Stocks advance as traders keep an eye on oil
Stocks traded higher Monday, attempting to bounce from a sharp sell-off last week, as investors eyed low oil prices in a shortened trading week.
The Dow traded higher and tried to hold gains of less than 100 points. Boeing and Goldman Sachs contributed the most to gains.
The Dow transports traded more than half a percent higher with airlines leading advancers.
Financials and information technology jumped about 1 percent to lead advancers in the S&P 500, while energy was the only laggard as oil continued to decline.
“This time of the year is notorious for rallying. You might get some squaring of positions here that has little to do with oil prices,” said Mark Luschini, chief investment strategist at Janney Montgomery Scott. “With slippage again in oil prices, investors are looking through that a little bit and not taking it as a sign of global economic (weakness). … It may be a one-day wonder.”
Both the S&P and Dow are still negative year to date.
Brent hit $36.05 a barrel in early morning trade, its lowest since July 2004, and continued to trade more than 50 cents lower near that level.
WTI crude futures for January delivery hit a new near-seven-year low. However, the contract expires Monday. The February contract did not touch fresh lows, and traded about 44 cents lower near $35.62 a barrel just before the U.S. market open.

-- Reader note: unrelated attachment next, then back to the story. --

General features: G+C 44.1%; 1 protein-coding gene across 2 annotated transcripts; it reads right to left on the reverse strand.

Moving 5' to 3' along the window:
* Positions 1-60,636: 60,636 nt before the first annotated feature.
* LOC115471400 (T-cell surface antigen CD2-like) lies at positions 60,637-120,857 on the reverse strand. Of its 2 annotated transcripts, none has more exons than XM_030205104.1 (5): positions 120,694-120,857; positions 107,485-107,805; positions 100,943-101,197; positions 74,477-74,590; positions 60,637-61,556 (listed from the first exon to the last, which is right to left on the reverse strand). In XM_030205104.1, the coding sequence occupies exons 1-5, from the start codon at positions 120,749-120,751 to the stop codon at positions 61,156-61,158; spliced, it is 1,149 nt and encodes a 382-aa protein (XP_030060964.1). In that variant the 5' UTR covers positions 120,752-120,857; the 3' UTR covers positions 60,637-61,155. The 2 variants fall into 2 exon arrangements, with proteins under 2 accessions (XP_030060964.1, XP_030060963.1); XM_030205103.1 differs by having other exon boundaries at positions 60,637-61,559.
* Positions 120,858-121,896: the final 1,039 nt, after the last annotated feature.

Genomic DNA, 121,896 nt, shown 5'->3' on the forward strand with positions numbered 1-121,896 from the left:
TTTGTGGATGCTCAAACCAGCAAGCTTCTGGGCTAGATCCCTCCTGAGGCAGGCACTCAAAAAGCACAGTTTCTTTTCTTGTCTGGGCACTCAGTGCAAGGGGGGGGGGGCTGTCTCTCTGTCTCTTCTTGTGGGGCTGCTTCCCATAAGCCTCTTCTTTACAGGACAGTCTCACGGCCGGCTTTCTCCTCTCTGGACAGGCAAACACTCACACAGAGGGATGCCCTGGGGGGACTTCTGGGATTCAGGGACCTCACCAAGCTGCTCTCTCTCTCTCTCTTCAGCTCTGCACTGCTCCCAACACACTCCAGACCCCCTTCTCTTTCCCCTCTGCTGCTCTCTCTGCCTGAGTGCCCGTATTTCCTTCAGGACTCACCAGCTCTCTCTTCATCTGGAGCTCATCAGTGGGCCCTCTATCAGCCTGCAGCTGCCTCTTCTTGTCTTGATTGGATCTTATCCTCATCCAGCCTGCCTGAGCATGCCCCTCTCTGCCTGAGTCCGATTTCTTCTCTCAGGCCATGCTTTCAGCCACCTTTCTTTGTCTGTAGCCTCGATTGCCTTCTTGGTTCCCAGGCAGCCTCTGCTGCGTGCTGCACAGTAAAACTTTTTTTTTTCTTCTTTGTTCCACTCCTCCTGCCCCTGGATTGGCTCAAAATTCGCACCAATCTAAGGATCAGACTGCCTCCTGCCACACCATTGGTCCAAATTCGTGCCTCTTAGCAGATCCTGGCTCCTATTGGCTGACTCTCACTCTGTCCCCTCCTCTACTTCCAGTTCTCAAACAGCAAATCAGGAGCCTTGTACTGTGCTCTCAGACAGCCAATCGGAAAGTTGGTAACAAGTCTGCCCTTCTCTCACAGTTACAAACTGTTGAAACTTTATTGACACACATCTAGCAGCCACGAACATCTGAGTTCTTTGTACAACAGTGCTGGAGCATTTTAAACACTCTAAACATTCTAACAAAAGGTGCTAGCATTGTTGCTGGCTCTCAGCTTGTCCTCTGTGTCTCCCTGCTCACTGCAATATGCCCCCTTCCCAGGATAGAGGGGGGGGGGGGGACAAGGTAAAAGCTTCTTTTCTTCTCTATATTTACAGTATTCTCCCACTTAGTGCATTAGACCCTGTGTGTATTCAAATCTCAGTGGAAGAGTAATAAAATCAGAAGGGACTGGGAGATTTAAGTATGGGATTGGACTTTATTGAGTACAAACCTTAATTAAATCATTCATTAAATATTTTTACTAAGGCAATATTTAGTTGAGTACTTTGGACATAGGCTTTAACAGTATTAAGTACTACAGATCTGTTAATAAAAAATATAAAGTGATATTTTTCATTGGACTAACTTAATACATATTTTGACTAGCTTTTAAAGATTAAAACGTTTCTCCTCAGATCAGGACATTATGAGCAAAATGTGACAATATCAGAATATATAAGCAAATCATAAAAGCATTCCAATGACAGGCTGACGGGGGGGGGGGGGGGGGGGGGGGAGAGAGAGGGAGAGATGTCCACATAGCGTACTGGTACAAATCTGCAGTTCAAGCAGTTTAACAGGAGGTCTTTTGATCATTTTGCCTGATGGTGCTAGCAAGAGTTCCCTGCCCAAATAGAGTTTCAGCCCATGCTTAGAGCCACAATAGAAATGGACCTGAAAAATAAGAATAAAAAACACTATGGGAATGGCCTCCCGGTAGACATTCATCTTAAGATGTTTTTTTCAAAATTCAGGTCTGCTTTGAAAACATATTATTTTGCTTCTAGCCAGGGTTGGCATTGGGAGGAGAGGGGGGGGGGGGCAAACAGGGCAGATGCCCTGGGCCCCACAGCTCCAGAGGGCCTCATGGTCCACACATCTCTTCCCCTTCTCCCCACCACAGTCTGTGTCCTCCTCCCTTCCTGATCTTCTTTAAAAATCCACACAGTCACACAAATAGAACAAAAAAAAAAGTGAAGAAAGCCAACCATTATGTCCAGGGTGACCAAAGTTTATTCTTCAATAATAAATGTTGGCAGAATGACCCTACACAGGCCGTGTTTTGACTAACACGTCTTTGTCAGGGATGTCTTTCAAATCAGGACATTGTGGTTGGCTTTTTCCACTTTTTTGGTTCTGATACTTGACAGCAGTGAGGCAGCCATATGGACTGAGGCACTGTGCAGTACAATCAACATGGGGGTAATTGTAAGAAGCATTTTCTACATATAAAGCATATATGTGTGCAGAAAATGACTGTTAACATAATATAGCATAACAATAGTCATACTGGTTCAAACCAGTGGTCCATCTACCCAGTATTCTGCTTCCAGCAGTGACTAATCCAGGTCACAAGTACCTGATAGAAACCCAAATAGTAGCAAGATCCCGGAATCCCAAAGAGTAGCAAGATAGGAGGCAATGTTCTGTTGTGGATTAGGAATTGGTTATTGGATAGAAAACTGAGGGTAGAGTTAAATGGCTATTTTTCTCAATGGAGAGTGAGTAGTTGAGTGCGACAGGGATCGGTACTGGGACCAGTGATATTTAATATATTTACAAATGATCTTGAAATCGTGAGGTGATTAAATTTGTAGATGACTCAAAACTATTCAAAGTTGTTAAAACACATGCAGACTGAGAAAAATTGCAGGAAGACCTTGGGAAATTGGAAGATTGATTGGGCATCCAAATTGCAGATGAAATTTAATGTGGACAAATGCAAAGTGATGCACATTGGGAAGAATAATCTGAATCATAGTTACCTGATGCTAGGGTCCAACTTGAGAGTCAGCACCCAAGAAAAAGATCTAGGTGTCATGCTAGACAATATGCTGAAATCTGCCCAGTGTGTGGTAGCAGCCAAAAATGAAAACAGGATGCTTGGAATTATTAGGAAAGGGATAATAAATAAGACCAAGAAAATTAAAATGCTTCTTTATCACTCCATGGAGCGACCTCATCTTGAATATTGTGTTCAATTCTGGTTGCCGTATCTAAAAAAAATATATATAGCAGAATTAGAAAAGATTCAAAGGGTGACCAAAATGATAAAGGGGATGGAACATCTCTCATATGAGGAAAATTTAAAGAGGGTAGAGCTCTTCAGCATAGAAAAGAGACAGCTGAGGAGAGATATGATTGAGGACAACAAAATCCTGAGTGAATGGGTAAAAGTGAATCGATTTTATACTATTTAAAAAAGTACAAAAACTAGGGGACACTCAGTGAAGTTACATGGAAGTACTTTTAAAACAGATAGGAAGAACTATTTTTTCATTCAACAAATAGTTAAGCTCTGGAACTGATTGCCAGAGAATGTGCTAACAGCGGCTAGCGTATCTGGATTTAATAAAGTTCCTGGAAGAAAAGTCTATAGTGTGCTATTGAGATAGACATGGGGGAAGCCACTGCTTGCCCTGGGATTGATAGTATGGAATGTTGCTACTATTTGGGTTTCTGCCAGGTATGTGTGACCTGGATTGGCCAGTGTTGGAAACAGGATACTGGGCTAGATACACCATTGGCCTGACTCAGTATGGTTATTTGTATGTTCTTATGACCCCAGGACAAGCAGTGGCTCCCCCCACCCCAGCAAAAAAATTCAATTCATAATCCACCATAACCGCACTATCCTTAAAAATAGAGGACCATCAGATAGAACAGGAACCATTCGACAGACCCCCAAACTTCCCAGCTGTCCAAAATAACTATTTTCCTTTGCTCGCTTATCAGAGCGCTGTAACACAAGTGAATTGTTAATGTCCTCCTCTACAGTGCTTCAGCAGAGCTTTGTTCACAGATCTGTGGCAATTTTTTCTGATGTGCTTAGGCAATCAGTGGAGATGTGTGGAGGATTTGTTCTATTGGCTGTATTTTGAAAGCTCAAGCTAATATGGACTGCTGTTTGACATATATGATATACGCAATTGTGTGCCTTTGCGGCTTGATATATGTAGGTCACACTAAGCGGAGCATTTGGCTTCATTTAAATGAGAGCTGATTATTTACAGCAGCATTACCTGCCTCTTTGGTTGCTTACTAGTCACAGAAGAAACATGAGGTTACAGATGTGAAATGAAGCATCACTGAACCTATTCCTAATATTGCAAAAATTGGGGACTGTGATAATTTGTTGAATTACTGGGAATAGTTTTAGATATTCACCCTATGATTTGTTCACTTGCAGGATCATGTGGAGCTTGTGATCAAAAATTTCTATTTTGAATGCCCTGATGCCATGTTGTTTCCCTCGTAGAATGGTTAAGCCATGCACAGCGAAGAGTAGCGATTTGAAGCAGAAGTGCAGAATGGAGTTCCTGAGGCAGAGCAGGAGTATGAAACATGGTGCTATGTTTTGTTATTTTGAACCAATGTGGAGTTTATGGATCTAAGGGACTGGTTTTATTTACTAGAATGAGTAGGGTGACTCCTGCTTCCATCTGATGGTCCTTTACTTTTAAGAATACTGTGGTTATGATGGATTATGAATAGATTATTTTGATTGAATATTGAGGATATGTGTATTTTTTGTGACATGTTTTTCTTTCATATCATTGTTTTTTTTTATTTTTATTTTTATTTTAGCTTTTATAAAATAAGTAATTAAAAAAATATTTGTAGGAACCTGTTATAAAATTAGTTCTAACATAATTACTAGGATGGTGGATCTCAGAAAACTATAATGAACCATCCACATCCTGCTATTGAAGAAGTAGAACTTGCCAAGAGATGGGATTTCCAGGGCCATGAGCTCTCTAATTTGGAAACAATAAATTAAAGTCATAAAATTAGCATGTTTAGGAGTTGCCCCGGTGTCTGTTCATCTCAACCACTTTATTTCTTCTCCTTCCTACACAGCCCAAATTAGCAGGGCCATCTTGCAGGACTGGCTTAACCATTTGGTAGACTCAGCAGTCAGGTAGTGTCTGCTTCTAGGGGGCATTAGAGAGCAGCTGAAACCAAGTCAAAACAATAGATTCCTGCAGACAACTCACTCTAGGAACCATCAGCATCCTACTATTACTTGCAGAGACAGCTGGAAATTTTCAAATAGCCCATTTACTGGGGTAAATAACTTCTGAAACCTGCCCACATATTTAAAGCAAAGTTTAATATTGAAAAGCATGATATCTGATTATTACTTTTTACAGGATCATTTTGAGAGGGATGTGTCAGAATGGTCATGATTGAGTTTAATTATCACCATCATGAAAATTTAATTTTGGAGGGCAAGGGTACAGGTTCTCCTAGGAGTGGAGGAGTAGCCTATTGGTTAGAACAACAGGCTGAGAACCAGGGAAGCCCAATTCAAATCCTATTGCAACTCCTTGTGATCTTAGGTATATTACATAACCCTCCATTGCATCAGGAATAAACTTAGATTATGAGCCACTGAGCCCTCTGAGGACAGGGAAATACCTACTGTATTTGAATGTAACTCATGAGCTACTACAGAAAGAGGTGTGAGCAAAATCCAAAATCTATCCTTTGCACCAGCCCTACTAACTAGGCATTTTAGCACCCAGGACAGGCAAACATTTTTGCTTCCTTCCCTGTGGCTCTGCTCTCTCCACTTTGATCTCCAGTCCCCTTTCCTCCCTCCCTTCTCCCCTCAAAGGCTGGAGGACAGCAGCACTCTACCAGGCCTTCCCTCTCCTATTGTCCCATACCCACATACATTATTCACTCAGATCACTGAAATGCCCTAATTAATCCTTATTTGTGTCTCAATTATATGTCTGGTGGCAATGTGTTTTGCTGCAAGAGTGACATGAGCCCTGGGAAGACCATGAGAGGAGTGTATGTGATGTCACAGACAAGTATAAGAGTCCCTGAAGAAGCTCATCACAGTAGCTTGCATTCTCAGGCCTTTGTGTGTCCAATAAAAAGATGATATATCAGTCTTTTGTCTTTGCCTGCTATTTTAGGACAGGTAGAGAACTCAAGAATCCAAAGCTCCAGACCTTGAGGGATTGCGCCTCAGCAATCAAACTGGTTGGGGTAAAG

“To me this just has to do with end of the year. Normal seasonal bounce. We’ll see if it can last,” said Adam Sarhan, CEO of Sarhan Capital.
“The market’s oversold. It’s overdue for a bounce. I think it’s more of a rotation going on underneath the surface because leadership is very narrow,” he said.
Analysts also noted some support from the weaker U.S. dollar, which traded mildly lower against major world currencies, with the euro just below $1.09.
The U.S. stock market closes early Thursday, Christmas Eve, and is shut on Friday for Christmas Day.
The only major data out Monday was the Chicago Fed National Activity Index, which declined to minus 0.30 in November from minus 0.17 in October.
Treasury yields traded mixed, with the 2-year yield higher near 0.96 percent and the 10-year yield lower near 2.19 percent.
“Even though the (Federal Reserve) did move off the zero bound, it did so in light of an economy that shows little signs of accelerating,” Luschini said.
“On balance the Fed is unwilling to be as aggressive despite what their own dot plot would suggest,” he said.
U.S. stocks closed sharply lower Friday as investors weighed low oil and economic data in the aftermath of the Federal Reserve’s rate hike Wednesday. Options expiration also contributed to volatility.
With Friday’s late afternoon decline in stocks, the major U.S. averages wiped out gains for the week. Trade volume Friday was the second-highest of the year.
About 10 stocks advanced for every three decliners on the New York Stock Exchange, with an exchange volume of 71 million and a composite volume of 189 million.
Crude oil futures for January delivery traded down 66 cents at $34.07 a barrel. The February contract traded down 65 cents at $35.42 a barrel.
Gold futures for February delivery rose $10.00 to $1,075.00 an ounce as of 9:41 a.m., ET.